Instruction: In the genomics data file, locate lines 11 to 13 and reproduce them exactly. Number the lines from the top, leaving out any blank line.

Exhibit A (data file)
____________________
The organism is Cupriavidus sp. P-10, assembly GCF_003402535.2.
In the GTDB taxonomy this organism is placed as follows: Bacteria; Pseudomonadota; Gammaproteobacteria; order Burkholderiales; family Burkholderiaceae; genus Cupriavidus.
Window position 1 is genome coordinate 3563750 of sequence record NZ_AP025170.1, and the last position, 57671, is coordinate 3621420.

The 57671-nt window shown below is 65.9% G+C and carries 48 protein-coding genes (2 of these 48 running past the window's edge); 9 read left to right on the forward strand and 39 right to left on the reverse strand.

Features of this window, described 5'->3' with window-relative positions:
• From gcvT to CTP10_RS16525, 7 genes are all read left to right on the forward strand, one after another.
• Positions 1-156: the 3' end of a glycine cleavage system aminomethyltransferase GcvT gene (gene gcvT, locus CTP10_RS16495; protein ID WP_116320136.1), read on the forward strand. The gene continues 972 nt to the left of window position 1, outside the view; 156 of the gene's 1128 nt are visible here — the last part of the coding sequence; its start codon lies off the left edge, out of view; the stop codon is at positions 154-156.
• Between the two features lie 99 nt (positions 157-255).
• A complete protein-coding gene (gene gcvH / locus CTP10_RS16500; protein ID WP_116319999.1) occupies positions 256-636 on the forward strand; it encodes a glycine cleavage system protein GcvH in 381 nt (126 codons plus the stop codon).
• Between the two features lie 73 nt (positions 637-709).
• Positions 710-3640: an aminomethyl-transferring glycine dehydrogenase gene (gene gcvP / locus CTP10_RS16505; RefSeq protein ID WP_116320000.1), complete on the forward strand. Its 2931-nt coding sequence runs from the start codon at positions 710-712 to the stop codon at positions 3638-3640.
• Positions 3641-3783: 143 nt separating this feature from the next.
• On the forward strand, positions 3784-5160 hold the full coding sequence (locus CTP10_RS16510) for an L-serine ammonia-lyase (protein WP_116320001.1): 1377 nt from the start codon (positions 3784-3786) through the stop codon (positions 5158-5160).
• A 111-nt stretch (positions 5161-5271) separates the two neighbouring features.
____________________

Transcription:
• Positions 710-3640: an aminomethyl-transferring glycine dehydrogenase gene (gene gcvP / locus CTP10_RS16505; RefSeq protein ID WP_116320000.1), complete on the forward strand. Its 2931-nt coding sequence runs from the start codon at positions 710-712 to the stop codon at positions 3638-3640.
• Positions 3641-3783: 143 nt separating this feature from the next.
• On the forward strand, positions 3784-5160 hold the full coding sequence (locus CTP10_RS16510) for an L-serine ammonia-lyase (protein WP_116320001.1): 1377 nt from the start codon (positions 3784-3786) through the stop codon (positions 5158-5160).